CM . . .
. Volume XXII Number 39. . . .June 10, 2016
Board books can play many roles in a young child’s life, including the unintended one of becoming a temporary teething ring. In many cases, board books are used by parents and other adults as teaching tools. Consequently, a child can encounter the letters of the alphabet via Alligator, Bear, Crab: A Baby's ABC or the numbers from one to ten through Hamsters Holding Hands. They can learn to attach names to things they encounter (or will encounter) in their world via board books such as My Animal Book or A Parade of Puppies. Sing a Song of Mother Goose can acquaint them with a shared heritage of literature while Hugs can serve as an introduction to the concept of story. Perhaps most importantly, the use of board books can lead to babies and toddlers coming to associate books with positive feelings as they are being read to while sitting in the loving lap of the reader.
We Sang You Home departs from the normal “functional” or “entertainment” purposes of board books, and its contents appear to be directed more at parents. At its core, We Sang You Home is a love letter from (a) parent(s) to his/her (their) child. Format-wise, each pair of facing pages consists of a text page and a page illustrated by Julie Flett. Richard Van Camp’s very brief poetic text, which eschews punctuation, consists of just one or two sentences per page. The book has no true plot though Flett’s simple but emotionally effective illustrations clearly indicate a passage of time. For instance, the opening illustration that accompanies the excerpt finds a couple sitting on a blanket under a waxing moon with the female holding a guitar. Amongst the ferns and trees, readers can see two adult rabbits on opposite sides of the page. The closing illustration, which is without text, essentially replicates the first, but now the moon is full, and the adults are joined on the blanket by a child. A single adult rabbit is accompanied by two kits and white flowers appear amongst the ferns.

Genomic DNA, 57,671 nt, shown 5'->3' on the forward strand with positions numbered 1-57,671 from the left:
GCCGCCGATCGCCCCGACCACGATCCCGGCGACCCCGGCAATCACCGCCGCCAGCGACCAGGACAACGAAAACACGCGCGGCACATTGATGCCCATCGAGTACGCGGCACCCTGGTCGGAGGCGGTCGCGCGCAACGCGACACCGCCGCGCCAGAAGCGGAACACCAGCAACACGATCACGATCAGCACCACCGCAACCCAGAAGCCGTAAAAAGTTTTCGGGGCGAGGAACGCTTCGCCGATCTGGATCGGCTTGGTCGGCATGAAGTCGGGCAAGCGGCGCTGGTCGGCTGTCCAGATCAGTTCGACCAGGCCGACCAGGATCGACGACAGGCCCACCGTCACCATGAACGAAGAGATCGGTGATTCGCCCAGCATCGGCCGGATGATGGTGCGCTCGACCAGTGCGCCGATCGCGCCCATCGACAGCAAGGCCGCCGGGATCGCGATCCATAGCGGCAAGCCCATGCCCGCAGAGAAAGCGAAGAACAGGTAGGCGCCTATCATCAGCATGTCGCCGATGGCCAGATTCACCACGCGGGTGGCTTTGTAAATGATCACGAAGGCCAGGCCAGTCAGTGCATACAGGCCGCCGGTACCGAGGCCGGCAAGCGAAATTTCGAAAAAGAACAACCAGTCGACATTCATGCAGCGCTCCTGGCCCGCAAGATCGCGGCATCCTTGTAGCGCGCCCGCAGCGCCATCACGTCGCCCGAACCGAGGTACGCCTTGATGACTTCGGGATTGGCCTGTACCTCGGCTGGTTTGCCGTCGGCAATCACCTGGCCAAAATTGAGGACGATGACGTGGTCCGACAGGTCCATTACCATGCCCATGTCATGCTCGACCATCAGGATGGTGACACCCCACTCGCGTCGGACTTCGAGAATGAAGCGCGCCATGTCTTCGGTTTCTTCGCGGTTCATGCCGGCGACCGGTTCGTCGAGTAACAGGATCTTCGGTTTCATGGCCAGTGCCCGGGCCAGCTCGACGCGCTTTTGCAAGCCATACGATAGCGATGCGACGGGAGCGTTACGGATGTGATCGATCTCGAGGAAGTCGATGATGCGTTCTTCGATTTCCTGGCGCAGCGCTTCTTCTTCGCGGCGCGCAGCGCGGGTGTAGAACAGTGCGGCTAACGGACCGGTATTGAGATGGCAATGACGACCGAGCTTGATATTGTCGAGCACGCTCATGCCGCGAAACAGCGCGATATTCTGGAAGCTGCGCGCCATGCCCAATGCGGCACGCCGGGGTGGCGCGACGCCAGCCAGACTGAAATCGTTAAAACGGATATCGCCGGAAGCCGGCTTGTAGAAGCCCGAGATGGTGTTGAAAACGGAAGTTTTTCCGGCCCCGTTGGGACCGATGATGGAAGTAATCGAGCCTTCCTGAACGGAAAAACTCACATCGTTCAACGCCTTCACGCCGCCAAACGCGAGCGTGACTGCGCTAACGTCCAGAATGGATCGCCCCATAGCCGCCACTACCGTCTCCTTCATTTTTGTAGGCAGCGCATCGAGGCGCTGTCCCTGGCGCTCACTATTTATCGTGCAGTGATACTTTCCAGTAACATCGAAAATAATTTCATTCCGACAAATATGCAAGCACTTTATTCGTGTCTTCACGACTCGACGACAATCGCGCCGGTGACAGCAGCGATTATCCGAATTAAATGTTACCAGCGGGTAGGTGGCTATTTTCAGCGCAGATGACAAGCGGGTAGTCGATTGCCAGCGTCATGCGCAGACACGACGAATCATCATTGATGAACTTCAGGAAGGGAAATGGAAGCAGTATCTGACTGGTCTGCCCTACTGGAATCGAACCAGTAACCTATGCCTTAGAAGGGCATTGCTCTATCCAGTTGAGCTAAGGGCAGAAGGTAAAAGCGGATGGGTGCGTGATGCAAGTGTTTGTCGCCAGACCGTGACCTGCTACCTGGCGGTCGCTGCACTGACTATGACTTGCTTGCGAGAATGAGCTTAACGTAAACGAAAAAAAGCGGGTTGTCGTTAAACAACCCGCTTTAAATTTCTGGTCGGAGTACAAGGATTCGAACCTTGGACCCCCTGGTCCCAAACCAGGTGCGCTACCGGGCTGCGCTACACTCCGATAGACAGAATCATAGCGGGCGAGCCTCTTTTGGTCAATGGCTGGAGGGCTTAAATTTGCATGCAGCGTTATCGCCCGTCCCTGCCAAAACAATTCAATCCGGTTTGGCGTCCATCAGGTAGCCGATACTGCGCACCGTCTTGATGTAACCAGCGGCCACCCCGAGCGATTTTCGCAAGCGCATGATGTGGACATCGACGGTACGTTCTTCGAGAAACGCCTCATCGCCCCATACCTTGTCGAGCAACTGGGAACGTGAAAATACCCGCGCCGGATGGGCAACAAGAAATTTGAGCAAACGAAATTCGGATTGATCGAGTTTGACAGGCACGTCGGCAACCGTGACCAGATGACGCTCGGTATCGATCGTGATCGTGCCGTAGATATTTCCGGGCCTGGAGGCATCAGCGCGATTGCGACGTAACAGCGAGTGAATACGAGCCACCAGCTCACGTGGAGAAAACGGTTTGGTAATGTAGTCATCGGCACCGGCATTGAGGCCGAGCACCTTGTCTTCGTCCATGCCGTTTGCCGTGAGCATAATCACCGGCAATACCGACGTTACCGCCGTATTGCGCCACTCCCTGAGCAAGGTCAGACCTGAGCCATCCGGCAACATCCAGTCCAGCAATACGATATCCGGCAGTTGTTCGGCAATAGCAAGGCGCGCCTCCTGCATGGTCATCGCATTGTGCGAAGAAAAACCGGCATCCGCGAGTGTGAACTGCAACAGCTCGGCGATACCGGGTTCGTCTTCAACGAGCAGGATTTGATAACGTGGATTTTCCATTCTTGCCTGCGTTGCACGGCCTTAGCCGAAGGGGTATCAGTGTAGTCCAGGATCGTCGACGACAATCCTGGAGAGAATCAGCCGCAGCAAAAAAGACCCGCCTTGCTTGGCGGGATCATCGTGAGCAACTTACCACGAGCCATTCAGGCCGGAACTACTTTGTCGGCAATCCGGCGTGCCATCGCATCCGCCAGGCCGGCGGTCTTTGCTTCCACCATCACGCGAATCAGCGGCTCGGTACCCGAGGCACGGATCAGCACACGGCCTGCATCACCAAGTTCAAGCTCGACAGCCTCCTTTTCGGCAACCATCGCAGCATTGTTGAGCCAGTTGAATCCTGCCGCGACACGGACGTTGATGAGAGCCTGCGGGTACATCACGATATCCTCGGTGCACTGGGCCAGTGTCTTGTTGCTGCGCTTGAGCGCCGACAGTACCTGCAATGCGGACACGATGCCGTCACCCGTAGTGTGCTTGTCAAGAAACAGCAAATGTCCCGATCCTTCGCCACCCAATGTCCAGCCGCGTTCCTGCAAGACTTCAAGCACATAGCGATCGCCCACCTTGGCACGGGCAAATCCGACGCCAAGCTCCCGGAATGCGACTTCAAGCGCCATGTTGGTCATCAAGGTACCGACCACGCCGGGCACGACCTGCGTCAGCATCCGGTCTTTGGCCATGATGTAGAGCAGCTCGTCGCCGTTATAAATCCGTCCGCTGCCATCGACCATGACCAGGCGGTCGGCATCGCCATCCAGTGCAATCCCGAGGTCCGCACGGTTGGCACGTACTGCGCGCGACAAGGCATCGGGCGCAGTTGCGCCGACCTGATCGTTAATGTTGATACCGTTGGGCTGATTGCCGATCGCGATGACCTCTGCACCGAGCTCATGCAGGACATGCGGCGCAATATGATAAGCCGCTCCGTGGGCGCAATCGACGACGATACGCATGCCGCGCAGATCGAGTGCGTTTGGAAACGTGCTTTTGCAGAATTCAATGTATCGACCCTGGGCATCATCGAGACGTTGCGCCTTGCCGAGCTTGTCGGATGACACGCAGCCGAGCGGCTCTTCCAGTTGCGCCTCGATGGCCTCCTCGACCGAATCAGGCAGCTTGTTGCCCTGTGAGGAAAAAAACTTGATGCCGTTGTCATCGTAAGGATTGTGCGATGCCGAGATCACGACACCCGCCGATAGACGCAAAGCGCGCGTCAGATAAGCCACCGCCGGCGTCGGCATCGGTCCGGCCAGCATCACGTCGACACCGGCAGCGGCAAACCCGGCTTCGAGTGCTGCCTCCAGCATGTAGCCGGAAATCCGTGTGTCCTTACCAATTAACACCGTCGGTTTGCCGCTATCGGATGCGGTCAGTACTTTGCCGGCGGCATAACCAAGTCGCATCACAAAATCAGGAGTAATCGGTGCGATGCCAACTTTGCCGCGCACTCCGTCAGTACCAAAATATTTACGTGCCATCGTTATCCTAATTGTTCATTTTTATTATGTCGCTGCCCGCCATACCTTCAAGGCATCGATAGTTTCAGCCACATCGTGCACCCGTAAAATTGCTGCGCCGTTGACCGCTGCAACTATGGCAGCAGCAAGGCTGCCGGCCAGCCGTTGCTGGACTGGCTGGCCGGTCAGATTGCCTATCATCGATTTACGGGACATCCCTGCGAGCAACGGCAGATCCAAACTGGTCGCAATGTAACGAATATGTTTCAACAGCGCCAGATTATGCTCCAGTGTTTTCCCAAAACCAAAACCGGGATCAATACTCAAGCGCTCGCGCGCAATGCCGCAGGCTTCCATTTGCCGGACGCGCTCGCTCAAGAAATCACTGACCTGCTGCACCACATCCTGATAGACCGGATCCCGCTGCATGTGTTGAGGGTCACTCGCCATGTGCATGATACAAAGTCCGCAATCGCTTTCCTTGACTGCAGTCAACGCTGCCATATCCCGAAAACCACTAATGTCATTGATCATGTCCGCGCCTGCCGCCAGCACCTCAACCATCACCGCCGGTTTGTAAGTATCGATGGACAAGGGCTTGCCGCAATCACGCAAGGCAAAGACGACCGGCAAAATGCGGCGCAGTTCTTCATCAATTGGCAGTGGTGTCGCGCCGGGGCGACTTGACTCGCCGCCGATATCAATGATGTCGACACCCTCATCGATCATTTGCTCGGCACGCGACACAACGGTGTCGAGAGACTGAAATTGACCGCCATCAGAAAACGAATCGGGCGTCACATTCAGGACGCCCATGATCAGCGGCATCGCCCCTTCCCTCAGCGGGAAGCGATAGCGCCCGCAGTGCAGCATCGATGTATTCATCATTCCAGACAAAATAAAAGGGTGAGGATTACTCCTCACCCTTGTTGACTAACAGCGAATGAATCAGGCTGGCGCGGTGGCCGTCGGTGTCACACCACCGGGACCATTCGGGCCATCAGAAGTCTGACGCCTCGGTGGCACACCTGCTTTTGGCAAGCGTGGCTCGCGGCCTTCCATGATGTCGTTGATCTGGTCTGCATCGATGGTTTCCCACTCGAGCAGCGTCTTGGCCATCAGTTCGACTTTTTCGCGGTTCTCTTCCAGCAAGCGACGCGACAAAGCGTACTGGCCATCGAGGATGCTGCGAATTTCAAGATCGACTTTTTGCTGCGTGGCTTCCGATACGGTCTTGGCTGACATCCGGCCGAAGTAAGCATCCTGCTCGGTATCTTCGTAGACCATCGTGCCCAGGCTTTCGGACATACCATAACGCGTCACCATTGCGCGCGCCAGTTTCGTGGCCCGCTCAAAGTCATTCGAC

Both Van Camp’s words and Flett’s illustrations are economical, but We Sang You Home is not a quick read. Instead, each of the paired pages of text and illustration truly demands that the reader pause and reflect on the pages’ contents.
Dave Jenkinson, CM‘s editor, lives in Winnipeg, MB.
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Copyright © the Manitoba Library Association. Reproduction for personal use is permitted only if this copyright notice is maintained. Any
other reproduction is prohibited without permission.
Copyright © the Manitoba Library Association. Reproduction for personal use is permitted only if this copyright notice is maintained. Any other reproduction is prohibited without permission.